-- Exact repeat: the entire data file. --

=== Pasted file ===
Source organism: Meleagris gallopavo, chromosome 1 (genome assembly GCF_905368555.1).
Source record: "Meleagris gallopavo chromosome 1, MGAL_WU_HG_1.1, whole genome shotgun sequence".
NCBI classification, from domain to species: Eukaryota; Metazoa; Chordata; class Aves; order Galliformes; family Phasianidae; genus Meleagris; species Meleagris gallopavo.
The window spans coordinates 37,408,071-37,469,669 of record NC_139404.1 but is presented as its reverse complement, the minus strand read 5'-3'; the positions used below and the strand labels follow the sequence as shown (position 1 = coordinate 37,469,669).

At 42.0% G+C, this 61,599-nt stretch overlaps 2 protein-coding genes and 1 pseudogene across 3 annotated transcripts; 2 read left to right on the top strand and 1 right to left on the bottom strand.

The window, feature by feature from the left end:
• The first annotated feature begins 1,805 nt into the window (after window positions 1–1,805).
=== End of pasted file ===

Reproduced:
Source organism: Meleagris gallopavo, chromosome 1 (genome assembly GCF_905368555.1).
Source record: "Meleagris gallopavo chromosome 1, MGAL_WU_HG_1.1, whole genome shotgun sequence".
NCBI classification, from domain to species: Eukaryota; Metazoa; Chordata; class Aves; order Galliformes; family Phasianidae; genus Meleagris; species Meleagris gallopavo.
The window spans coordinates 37,408,071-37,469,669 of record NC_139404.1 but is presented as its reverse complement, the minus strand read 5'-3'; the positions used below and the strand labels follow the sequence as shown (position 1 = coordinate 37,469,669).

At 42.0% G+C, this 61,599-nt stretch overlaps 2 protein-coding genes and 1 pseudogene across 3 annotated transcripts; 2 read left to right on the top strand and 1 right to left on the bottom strand.

The window, feature by feature from the left end:
• The first annotated feature begins 1,805 nt into the window (after window positions 1–1,805).